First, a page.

# Manifolds and Charts

I have a very silly and basic question about finding charts for a manifold. The point is: I'm self learning differential geometry, however, I didn't find the answer for this in the book nor on the web. I've once asked about how to find charts, but now my point is another: is how to represent the elements of a manifold before start creating the charts.

First, I'm using Do Carmo's definition of manifold: A smooth manifold of dimension $n$ is a set $M$ with a family of bijective maps $\varphi_\alpha : U_\alpha \to M$ from open sets $U_\alpha\subset \mathbb{R}^n$ to $M$ such that:

1. $\bigcup_\alpha\varphi_\alpha(U_\alpha)=M$
2. For each pair $\alpha, \beta$ with $\varphi_\alpha(U_\alpha)\cap\varphi_\beta(U_\beta)=W\neq\emptyset$ we have $\varphi_\alpha^{-1}(W)$, $\varphi_\beta^{-1}(W)$ open in $\mathbb{R}^n$ and $\varphi_\beta^{-1}\circ\varphi_\alpha$, $\varphi_\alpha^{-1}\circ\varphi_\beta$ are differentiable.
3. The family $\left\{U_\alpha, \varphi_\alpha\right\}$ is maximum with respect to conditions 1 and 2.

Amongst all definitions of smooth manifold, this one was the one I prefered to work with. My point here is: we make this definition in order to avoid the need to consider manifolds as subsets of some euclidean space. In other words, we want to deal with them without making reference to some ambient space.

My problem with this is to find the charts. I have to construct bijective functions from $\mathbb{R}^n$ to $M$, and so my doubt is: how I describe the elements of $M$?

The classical example of finding charts for the sphere $S^n$ assumes that the sphere is defined as a subset of $\mathbb{R}^{n+1}$, so we know that if $p \in S^n$ then there are $n$ real numbers $p^i$ such that $p = \left(p^1 ,\cdots, p^n\right)$ that simply satisfy some conditions. Then it becomes easier to find the charts because first of all we know how to describe the elements of the set. Second, because we can use the ambient space, so we can use stereographic projections, which depends on the ambient space.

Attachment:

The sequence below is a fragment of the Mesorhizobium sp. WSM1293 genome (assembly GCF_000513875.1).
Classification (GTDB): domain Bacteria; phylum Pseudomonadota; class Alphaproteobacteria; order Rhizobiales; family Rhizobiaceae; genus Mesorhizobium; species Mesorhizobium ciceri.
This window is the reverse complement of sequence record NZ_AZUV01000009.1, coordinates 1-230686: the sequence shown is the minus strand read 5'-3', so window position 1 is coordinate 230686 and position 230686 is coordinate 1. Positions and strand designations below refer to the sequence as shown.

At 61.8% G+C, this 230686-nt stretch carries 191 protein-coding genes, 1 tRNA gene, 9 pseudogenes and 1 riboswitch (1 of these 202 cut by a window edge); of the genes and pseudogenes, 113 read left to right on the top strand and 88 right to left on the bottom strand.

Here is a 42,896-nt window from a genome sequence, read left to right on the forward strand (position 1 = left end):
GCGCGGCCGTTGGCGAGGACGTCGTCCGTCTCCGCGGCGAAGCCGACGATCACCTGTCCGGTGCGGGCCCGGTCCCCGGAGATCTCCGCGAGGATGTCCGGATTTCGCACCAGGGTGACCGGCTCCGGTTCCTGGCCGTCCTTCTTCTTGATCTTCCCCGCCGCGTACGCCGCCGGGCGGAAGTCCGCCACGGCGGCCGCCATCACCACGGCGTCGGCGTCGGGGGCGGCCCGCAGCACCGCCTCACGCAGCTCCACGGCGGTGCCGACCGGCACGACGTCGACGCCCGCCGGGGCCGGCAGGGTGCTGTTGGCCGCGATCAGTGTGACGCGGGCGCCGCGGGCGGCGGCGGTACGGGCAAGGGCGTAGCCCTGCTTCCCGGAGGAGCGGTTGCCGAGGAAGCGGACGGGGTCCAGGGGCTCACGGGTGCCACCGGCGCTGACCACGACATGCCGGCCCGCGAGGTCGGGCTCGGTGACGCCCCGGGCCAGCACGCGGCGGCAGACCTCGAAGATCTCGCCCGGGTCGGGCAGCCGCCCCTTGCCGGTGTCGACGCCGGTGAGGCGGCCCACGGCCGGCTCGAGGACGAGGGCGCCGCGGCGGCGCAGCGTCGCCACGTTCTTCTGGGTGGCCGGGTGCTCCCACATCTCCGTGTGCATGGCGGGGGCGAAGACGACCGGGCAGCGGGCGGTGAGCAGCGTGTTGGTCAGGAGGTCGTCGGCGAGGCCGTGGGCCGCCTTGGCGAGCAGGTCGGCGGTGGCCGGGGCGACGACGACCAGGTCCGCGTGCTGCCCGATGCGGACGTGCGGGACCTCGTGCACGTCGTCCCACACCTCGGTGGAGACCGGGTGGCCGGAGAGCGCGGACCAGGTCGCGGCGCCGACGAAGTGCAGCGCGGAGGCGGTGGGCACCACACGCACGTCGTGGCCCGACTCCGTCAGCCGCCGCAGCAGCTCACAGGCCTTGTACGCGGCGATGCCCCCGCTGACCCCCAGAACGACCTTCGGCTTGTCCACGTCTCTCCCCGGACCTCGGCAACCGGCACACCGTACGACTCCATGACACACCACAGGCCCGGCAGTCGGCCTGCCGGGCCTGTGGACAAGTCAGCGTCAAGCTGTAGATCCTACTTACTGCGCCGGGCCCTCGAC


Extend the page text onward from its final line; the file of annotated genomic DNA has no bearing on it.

But in general, we don't want to use one ambient space. So, if I was asked for instance to find the charts for the sphere without the ambient space, what should I do? Well, now if $p \in S^n$, I cannot say that $p$ is one $n$-tuple of numbers, and I cannot also use things from outside $S^n$ like the planes and lines used in stereographic projections.

I'm confused with all of that. In understand the theorems, the proofs, the use of transition charts to ensure differentiability, and so on. My only problem is to find the charts, I feel I'm in need of examples, but I haven't found many. Do Carmo's examples deal just with surfaces, and he always presents them as subsets of $\mathbb{R}^3$.

Can someone explain those points or point me some references? Sorry for such a silly and basic question. And also sorry for the long text, I just didn't find a way to make it smaller.